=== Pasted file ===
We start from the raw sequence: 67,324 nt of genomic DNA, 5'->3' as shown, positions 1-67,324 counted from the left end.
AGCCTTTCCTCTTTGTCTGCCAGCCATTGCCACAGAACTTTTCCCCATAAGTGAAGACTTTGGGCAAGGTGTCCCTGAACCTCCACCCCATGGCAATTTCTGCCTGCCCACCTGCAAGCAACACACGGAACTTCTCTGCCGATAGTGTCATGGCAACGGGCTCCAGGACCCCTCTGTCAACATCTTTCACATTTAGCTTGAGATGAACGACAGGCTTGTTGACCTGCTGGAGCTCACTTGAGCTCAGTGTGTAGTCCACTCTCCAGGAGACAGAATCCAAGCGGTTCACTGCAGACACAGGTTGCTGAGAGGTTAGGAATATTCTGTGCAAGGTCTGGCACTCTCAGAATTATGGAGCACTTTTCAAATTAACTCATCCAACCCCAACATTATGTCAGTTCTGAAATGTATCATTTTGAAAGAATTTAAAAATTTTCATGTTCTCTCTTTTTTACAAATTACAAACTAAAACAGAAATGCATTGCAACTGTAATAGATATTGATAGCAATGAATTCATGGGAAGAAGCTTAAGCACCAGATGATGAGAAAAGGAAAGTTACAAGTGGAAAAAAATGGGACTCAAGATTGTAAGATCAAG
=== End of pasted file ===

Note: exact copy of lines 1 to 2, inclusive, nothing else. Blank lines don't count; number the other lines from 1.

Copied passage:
We start from the raw sequence: 67,324 nt of genomic DNA, 5'->3' as shown, positions 1-67,324 counted from the left end.
AGCCTTTCCTCTTTGTCTGCCAGCCATTGCCACAGAACTTTTCCCCATAAGTGAAGACTTTGGGCAAGGTGTCCCTGAACCTCCACCCCATGGCAATTTCTGCCTGCCCACCTGCAAGCAACACACGGAACTTCTCTGCCGATAGTGTCATGGCAACGGGCTCCAGGACCCCTCTGTCAACATCTTTCACATTTAGCTTGAGATGAACGACAGGCTTGTTGACCTGCTGGAGCTCACTTGAGCTCAGTGTGTAGTCCACTCTCCAGGAGACAGAATCCAAGCGGTTCACTGCAGACACAGGTTGCTGAGAGGTTAGGAATATTCTGTGCAAGGTCTGGCACTCTCAGAATTATGGAGCACTTTTCAAATTAACTCATCCAACCCCAACATTATGTCAGTTCTGAAATGTATCATTTTGAAAGAATTTAAAAATTTTCATGTTCTCTCTTTTTTACAAATTACAAACTAAAACAGAAATGCATTGCAACTGTAATAGATATTGATAGCAATGAATTCATGGGAAGAAGCTTAAGCACCAGATGATGAGAAAAGGAAAGTTACAAGTGGAAAAAAATGGGACTCAAGATTGTAAGATCAAG